Hats off to you for being so dedicated.
    Just reading the article is making me feel to leave all worldly cares and just take off!

  • bhuvana ramsay wrote:

    i completely agree the with bliss one experiences after a run , with mind emptied of everything , but the goal post in mind and our sound of laboured breathing. the rush you get ,stays with you or rather i think is the force that makes us face our day presently running in a park having relocated to bangalore from mumbai and enjoying your articles and our change of pace in bangalore, keep in touch

  • Good article esp. the part describing meditation like bliss felt by runner, about breaths entering and leaving body, reminded me of my younger days, and of scene from movie Sea-biscuit of final leg of race and also of Black Stallion 1979 film about a boy and black horse marooned on island. Indeed words used properly can be very powerful, accept my compliments for doing so.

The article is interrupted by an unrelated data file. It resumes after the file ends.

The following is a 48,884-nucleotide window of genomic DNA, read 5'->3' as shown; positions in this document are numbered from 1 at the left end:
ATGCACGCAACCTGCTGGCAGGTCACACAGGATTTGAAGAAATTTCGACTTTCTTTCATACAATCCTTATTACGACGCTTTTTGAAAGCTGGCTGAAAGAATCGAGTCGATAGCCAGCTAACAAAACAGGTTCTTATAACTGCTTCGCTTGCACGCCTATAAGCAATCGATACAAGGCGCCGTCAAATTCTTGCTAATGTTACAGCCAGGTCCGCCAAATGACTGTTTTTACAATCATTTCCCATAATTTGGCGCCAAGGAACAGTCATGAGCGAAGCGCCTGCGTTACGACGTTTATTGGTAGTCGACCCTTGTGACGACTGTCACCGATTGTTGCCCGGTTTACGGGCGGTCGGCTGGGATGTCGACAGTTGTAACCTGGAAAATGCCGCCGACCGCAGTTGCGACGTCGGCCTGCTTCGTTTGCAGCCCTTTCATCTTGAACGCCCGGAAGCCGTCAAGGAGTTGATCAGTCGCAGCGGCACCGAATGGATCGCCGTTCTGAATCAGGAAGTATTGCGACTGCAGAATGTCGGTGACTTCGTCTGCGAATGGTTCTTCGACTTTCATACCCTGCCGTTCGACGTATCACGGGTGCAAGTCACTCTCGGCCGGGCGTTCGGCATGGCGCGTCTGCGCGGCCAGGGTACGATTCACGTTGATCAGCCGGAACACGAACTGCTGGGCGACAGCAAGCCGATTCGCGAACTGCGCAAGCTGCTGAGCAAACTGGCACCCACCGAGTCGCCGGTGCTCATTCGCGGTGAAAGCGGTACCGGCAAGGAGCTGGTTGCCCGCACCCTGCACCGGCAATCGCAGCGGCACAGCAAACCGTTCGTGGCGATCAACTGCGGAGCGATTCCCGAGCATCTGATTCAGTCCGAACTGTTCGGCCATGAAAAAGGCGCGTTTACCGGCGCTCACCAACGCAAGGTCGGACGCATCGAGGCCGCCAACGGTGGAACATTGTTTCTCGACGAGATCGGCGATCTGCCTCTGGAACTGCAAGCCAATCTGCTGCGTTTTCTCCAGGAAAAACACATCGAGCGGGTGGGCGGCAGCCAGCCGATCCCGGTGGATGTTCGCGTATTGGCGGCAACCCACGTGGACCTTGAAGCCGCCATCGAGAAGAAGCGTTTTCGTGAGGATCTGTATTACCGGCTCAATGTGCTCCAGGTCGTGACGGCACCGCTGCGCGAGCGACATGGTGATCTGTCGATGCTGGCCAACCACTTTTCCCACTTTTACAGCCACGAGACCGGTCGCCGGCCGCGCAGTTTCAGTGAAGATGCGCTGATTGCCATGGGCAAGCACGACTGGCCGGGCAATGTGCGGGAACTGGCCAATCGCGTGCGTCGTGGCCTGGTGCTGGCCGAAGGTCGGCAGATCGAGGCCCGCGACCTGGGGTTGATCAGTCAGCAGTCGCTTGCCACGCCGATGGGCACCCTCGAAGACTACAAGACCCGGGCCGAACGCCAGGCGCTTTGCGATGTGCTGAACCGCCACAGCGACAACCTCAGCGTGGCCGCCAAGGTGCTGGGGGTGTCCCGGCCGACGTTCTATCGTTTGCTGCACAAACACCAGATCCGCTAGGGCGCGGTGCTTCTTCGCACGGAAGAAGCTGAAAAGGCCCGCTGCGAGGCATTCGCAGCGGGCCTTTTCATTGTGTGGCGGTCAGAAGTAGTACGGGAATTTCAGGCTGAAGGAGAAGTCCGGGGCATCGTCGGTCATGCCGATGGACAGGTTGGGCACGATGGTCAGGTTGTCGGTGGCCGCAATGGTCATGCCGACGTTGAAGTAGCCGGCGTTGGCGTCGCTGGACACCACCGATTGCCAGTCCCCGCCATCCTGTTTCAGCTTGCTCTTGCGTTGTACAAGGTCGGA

• RAVI GADIYAR wrote:


    I am a regular Gymmer, however i have a severe Glutial Tear, which has been due to excessive walk / run on Cardio machine, even though i have a Trainer who advices,it has been a difficult time for me for the last three days. will see physio for further action.